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Speaking Techniques

A toast!

side view of champagne glass in male hand isolated on white backgroundWhat if you have to give a toast at a company gathering this month? How do you do it right?

One of our partners remembers a toast delivered by her CEO back in the day. He talked about all the success his agency had had during the past year, but finished every sentence with, “ . . . but that isn’t good enough.”

He thought he was encouraging people to hit a higher bar in the coming year. But when people’s best (and largely successful) efforts are dismissed, they do not feel warm or encouraged. His toast had the opposite effect. There’s nothing like making everyone feel inadequate.

Don’t do that.

Instead, remember that sentiment is the thing. Don’t try humor; humor is overrated. Instead, do kindness. In the beginning, the middle, and the end.

No notes.

But what if I don’t know what to say? 

Of course you know what to say.  You know these people professionally better than anyone else.  Just look at them and tell them how you feel about their work.

What about making a point?

No one is looking for a point.  They’re looking to be touched.  Get your audience to like themselves (and you) more than they did before you started speaking.

To do this right, pretend you are talking to someone in a bar.  What would you say to that person about your people at work?  Figure that out (mostly leave out anything negative) and there’s your toast.

Follow this technique:

  1. Stand up.
  2. Hold your glass chest high. Keep it there during the entire toast. Arm fatigue serves as a great, natural toast timer.
  3. Remain still, in one place, until you’ve finished talking. Then raise your glass and drink.
  4. Prepare to hear that you did a great job. Because you did.
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What we saw that wasn’t so great

Our last post covered the Rise of the Rest pitch competition on Oct. 12, which included some great, well-rehearsed pitches. But some could have been better.

  • Several presenters weren’t sure how the clicker worked and so stumbled and bumbled their way through their slide decks, advancing when they did not want to advance and going back a slide or two when that was not desired.
  • Several presenters also had WAY too much info on their slides. Putting three screens from your website into one projected image befuddles the audience. What am I looking at? What should I look at first? What’s the most important stuff? How am I supposed to read type that is that small?
  • Several had weak endings to their presentations and did not even include an ask. Audiences remember the first thing you say and the last thing. When $100,000 is on the line, make sure the judges remember how much good that money can do if they award it to you.
  • During the Q & A, one presenter kept her hands behind her back. Keep your hands visible–it increases trust.
  • One presenter ran out of time. When you rehearse, you have to allow time for audience reaction. Pause during your run-throughs when you expect your listeners to chuckle, gasp, be stunned, whatever; otherwise, on The Day, you will run long.
  • When the emcee introduces you as, “And now, here’s Jane Smith from the XYZ Company,” do not start by saying, “Hi, my name is Jane Smith and I’m from the XYZ Company.” Your  audience heard it the first time. Don’t waste precious seconds by repeating something they already know. Use an attention-getting opening instead. For example, “Look at the person on your left and the one on your right. Statistically speaking, one of the three of you will get cancer sometime in your lifetime.”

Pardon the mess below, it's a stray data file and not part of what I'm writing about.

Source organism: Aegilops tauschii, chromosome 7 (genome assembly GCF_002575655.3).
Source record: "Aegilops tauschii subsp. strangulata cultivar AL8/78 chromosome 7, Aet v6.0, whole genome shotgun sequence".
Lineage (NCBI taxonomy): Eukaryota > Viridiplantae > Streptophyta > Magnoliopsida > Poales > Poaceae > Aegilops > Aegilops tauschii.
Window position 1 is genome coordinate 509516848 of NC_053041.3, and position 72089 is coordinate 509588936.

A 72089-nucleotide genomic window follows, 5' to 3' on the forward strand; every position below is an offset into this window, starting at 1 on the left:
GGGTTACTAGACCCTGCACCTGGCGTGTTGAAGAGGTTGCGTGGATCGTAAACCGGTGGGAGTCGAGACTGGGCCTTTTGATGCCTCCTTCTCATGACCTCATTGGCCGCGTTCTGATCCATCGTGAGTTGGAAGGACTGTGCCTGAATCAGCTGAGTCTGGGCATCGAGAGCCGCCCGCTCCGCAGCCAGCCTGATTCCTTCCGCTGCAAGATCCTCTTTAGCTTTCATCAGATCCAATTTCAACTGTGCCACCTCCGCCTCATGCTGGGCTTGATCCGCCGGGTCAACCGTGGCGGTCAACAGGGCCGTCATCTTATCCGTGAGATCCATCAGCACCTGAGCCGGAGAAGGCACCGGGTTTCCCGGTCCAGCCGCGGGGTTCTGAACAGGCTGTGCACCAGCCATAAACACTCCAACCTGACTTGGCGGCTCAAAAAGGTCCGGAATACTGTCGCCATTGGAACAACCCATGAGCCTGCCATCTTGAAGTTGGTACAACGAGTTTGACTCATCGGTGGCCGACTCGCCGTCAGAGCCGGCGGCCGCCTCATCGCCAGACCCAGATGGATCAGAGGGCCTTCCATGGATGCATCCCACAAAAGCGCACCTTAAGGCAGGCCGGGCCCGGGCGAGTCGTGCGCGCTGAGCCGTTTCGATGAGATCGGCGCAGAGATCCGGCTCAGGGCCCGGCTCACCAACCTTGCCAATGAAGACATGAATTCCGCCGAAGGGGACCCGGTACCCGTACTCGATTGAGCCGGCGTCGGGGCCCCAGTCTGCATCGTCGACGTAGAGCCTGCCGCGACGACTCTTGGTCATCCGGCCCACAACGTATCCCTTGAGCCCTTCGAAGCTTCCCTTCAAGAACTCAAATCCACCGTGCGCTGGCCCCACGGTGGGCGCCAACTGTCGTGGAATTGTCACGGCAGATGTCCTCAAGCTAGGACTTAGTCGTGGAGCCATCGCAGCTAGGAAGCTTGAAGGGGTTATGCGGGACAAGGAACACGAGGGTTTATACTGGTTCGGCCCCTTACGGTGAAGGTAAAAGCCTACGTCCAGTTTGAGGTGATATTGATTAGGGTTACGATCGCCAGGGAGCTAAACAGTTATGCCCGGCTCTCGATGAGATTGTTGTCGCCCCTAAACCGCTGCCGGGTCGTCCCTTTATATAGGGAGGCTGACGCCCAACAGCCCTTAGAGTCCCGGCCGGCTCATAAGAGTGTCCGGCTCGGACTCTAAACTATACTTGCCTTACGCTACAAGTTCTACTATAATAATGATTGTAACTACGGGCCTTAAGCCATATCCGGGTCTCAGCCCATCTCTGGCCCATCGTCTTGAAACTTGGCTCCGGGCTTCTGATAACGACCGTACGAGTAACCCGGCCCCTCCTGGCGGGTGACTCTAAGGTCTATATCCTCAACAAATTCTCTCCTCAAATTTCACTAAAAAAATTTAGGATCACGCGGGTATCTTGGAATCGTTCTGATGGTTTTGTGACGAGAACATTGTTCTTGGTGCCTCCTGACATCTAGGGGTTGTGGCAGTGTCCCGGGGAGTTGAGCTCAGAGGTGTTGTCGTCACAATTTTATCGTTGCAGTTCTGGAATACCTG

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“I’m sorry, but . . . .”

Businessman and woman standing so shadows look like she's giving him a giftDo you always find yourself apologizing? Even when some would say you’ve done little or nothing to apologize for?

Studies suggest that if you answered “yes,” you’re probably female. That may be a stereotype, but it’s apparently one grounded in reality. Women do indeed apologize more often than men.

But wait. It goes deeper. A 2010 study published in Psychological Science 1) suggests this pattern has nothing to do with egos (i.e., men refuse to apologize because it makes them look like losers; women apologize because they’re not assertive).  Both women and men apologize when they feel an apology is warranted. It’s just that men seem to have a higher threshold of what constitutes offensive behavior.

Now we’re getting somewhere.

Research conducted by Carol Kinsey Goman 2) about communication in the workplace noted a consistent strength in female communication: the ability to read body language and pick up nonverbal cues. Males, she found, are less sensitive to audience reactions. Thus, it may be that women perceive more offenses because they are more focused on the experiences of other people. They are also more likely to use tentative speech forms—qualifiers, hedges, and fillers—when speaking (e.g, “kind of” or “sorry to bother you”) because they are more sensitive to the possible effect of their words.

Males, on the other hand, may have a higher threshold for social pain. They are less likely to apologize because they are less likely to perceive that an offense has been committed. When they use a tentative form it is more likely meant to take the edge off a direct statement (“Perhaps if you turn to page 2 of your text you will see what I mean”).

The point of this is not to admonish either women or men to change their ways—just to be aware of this key difference in communication. When women apologize they are not necessarily being self-effacing, just displaying the empathy they may feel is warranted. When men seem overly blunt and direct it’s not necessarily that they’re trying to be overbearing, just that they see no reason to be less than direct and to-the-point.